In the meantime, what’s already being done is pretty impressive. In 2016, Prof Coyle founded NeuroCONCISE to develop wearable, AI-enabled neurotechnology, and has trialled a low-cost wearable solution to collect data from a large population.
A team from NeuroCONCISE competed in Cybathlon 2016 in Zurich, the first championship for athletes with disabilities where a spinal injured pilot (Mr Owen Collumb, from Longford and living in Dublin), recruited through ISRC’s long running partnership with the National Rehabilitation Hospital in Dun Laoghaire, competed against other spinal injured pilots using only brainwaves to control avatars in a virtual race.
“We are very excited to be participating again this year in Zurich,” Coyle adds.
The technology also has applications in physical rehabilitation following stroke or other brain injuries. The physical therapy involved usually comprises repetitive movements which are aimed at both restoring physical fitness to the affected part of the body and at creating new connections to the brain so it can learn once again to control it.
In some cases this will involve the area of the brain originally responsible for those movements and in others different parts of the brain will take on new duties to replace damaged areas. This ability is known as neuroplasticity.
Physical therapy has been proven to work but it is not without its shortcomings. For example, resource constraints on health services mean that patients tend not to get enough of it. The other is that patients can lack motivation to engage in what can be simultaneously arduous and boring exercises.
The technology can deal with both these issues. “Using a brain-computer interface we can help motivate the patient by combining the therapy with a game where the exercises result in them moving a cursor or character on a screen,” says Coyle. “We can also hook the interface up to something like a robotically assisted exoskeleton.”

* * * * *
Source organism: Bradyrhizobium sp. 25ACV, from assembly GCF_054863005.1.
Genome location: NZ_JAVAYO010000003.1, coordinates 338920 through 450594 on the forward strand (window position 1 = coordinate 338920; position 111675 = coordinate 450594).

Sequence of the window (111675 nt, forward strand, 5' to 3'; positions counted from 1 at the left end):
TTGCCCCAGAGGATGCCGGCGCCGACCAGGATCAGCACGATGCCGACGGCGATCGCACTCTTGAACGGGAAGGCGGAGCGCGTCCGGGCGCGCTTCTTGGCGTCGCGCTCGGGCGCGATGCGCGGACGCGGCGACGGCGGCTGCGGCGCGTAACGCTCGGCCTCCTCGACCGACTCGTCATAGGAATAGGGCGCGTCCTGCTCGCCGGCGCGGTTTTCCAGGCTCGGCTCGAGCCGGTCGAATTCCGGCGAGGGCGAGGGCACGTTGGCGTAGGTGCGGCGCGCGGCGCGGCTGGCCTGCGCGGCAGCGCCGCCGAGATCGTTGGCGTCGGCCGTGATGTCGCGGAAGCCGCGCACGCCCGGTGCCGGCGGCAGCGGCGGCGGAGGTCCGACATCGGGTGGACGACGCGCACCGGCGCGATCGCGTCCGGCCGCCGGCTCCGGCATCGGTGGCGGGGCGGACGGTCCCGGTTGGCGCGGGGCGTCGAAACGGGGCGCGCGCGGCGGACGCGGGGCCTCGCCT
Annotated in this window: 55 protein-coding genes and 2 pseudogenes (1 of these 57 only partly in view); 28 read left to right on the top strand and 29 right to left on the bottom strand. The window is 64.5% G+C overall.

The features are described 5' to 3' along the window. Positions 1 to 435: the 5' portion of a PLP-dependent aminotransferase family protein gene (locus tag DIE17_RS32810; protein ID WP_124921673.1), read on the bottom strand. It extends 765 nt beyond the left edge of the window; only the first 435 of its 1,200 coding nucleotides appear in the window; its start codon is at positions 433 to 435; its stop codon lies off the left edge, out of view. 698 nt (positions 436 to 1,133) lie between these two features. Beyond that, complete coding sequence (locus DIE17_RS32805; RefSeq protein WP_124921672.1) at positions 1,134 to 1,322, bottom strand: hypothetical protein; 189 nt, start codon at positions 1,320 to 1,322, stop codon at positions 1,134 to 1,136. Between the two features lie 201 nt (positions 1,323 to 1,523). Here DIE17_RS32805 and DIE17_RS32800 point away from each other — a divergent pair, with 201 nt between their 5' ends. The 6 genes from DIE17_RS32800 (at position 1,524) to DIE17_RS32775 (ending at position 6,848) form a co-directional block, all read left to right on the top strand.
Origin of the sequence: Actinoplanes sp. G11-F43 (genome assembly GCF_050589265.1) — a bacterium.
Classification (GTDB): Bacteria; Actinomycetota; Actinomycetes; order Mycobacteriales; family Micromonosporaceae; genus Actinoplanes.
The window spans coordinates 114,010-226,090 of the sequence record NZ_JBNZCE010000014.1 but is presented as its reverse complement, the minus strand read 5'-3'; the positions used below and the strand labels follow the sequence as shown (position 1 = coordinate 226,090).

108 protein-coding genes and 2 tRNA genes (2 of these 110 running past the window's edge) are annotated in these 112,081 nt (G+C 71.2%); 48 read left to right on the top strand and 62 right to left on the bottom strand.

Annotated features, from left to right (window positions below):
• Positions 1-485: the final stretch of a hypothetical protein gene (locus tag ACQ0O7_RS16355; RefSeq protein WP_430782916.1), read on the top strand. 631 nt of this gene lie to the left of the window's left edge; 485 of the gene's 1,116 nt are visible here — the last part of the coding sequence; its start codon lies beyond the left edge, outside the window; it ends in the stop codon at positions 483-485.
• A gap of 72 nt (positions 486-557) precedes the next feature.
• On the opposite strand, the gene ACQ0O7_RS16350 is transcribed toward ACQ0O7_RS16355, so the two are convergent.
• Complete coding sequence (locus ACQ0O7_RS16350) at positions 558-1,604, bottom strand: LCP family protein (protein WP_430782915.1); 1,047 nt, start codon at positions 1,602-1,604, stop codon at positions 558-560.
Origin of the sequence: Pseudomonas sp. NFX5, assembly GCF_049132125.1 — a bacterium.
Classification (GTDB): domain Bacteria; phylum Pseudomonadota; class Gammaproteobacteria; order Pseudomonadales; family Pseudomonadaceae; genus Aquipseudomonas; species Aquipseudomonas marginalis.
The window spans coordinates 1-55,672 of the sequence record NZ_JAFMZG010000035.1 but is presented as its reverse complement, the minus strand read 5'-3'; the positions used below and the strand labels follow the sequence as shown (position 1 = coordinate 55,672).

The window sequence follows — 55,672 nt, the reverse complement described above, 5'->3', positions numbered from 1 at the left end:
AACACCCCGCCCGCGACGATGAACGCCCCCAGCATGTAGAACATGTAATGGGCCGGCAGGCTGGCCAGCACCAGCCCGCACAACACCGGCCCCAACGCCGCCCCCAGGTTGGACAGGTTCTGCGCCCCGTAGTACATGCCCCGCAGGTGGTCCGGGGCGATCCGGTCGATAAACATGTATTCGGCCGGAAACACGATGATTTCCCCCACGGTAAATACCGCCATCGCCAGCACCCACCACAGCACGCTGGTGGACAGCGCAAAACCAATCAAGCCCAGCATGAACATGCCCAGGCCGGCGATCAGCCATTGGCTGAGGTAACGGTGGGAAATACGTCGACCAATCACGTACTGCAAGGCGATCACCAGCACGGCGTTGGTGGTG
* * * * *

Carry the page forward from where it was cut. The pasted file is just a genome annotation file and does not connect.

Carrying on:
That’s where it can get really interesting. An exoskeleton is worn outside the body and can take the place of the physical therapist. It never gets tired and is available 24/7, thereby addressing resource issues. And with a direct connection to the patient’s brain the effectiveness of the therapy could be greatly enhanced.
The latest initiative from the ISRC is the Spatial Computing and Neurotechnology Innovation Hub (SCANi-hub) which was recently opened by Princess Anne. The hub houses cutting edge technology to determine the body and brain’s responses to stress, fatigue, achievement, awareness, error and threats in complex training and performance assessment scenarios simulated in virtual environments.
We invite collaborators who want to work with us in this space to help us develop our technologies and research capabilities further
The facility contains multiple mobile wearable EEG headsets, functional near-infrared spectroscopy brain imaging, an advanced car/flight simulator and various new AR and VR spatial computing technologies, vibrotactile stimulation suits and ultrasonic haptic interfaces. Other technologies include those that enable walking in virtual environments – virtual treadmills – as well as a state-of-the-art smartglass façade to adapt the room for various experimental situations and public engagement activities.
Potential applications for the technology extend beyond the physical into psychological therapies. “Neurofeedback therapies are becoming more popular again,” says Coyle. “We have been out in Rwanda using our technology to help people modulate their brain activity to help them address trauma symptoms.”
And new applications are constantly being found. “We invite collaborators who want to work with us in this space to help us develop our technologies and research capabilities further, or to commercialise our products,” Coyle concludes.
Intelligent Systems Research Centre at Ulster University